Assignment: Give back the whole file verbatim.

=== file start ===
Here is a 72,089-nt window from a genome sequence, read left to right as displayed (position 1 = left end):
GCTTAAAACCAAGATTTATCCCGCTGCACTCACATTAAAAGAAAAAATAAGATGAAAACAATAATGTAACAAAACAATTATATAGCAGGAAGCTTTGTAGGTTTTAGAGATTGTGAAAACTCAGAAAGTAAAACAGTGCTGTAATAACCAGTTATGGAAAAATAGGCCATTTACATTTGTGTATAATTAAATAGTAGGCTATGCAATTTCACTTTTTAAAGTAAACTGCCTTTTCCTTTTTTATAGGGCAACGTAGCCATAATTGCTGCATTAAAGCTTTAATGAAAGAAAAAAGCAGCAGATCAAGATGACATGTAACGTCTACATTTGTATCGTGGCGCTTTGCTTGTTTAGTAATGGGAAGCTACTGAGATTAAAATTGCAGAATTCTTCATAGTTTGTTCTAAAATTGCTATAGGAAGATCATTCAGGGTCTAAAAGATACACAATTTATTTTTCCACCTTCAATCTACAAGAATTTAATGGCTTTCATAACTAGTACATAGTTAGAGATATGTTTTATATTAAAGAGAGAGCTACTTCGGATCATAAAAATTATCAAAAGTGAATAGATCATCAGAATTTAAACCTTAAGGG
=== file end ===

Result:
Here is a 72,089-nt window from a genome sequence, read left to right as displayed (position 1 = left end):
GCTTAAAACCAAGATTTATCCCGCTGCACTCACATTAAAAGAAAAAATAAGATGAAAACAATAATGTAACAAAACAATTATATAGCAGGAAGCTTTGTAGGTTTTAGAGATTGTGAAAACTCAGAAAGTAAAACAGTGCTGTAATAACCAGTTATGGAAAAATAGGCCATTTACATTTGTGTATAATTAAATAGTAGGCTATGCAATTTCACTTTTTAAAGTAAACTGCCTTTTCCTTTTTTATAGGGCAACGTAGCCATAATTGCTGCATTAAAGCTTTAATGAAAGAAAAAAGCAGCAGATCAAGATGACATGTAACGTCTACATTTGTATCGTGGCGCTTTGCTTGTTTAGTAATGGGAAGCTACTGAGATTAAAATTGCAGAATTCTTCATAGTTTGTTCTAAAATTGCTATAGGAAGATCATTCAGGGTCTAAAAGATACACAATTTATTTTTCCACCTTCAATCTACAAGAATTTAATGGCTTTCATAACTAGTACATAGTTAGAGATATGTTTTATATTAAAGAGAGAGCTACTTCGGATCATAAAAATTATCAAAAGTGAATAGATCATCAGAATTTAAACCTTAAGGG